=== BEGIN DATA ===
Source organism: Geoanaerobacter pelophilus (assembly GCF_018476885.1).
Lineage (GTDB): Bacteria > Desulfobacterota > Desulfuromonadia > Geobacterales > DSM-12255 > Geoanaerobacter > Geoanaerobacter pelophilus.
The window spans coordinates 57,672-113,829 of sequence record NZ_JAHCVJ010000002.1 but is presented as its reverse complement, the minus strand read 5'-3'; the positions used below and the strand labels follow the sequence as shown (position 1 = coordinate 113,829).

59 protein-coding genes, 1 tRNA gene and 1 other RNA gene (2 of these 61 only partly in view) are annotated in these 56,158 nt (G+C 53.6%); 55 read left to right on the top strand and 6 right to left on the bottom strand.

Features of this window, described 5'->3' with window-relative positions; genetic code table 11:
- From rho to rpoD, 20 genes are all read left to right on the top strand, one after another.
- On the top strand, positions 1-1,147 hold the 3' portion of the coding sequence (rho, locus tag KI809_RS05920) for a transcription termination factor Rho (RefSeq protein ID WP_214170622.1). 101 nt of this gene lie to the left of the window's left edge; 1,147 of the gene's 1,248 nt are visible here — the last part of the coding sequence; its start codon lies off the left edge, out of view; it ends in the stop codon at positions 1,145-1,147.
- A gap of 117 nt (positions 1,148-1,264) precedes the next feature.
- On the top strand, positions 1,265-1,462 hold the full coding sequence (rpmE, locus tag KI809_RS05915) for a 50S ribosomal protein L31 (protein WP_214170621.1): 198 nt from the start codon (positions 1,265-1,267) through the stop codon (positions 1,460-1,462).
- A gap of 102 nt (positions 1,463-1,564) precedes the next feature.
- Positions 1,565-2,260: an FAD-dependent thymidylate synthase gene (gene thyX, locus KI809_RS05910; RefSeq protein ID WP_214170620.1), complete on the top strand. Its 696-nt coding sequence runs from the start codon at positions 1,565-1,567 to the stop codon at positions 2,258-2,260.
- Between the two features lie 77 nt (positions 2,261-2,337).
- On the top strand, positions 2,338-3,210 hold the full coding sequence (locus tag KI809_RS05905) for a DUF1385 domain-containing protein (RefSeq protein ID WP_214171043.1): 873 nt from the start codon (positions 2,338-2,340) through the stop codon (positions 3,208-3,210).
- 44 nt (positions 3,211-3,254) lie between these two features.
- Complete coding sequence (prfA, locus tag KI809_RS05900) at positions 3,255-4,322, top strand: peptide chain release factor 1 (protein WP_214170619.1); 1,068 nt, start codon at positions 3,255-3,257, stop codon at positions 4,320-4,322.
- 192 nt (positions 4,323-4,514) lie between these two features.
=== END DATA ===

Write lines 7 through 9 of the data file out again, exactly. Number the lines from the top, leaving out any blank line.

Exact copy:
- On the top strand, positions 1-1,147 hold the 3' portion of the coding sequence (rho, locus tag KI809_RS05920) for a transcription termination factor Rho (RefSeq protein ID WP_214170622.1). 101 nt of this gene lie to the left of the window's left edge; 1,147 of the gene's 1,248 nt are visible here — the last part of the coding sequence; its start codon lies off the left edge, out of view; it ends in the stop codon at positions 1,145-1,147.
- A gap of 117 nt (positions 1,148-1,264) precedes the next feature.
- On the top strand, positions 1,265-1,462 hold the full coding sequence (rpmE, locus tag KI809_RS05915) for a 50S ribosomal protein L31 (protein WP_214170621.1): 198 nt from the start codon (positions 1,265-1,267) through the stop codon (positions 1,460-1,462).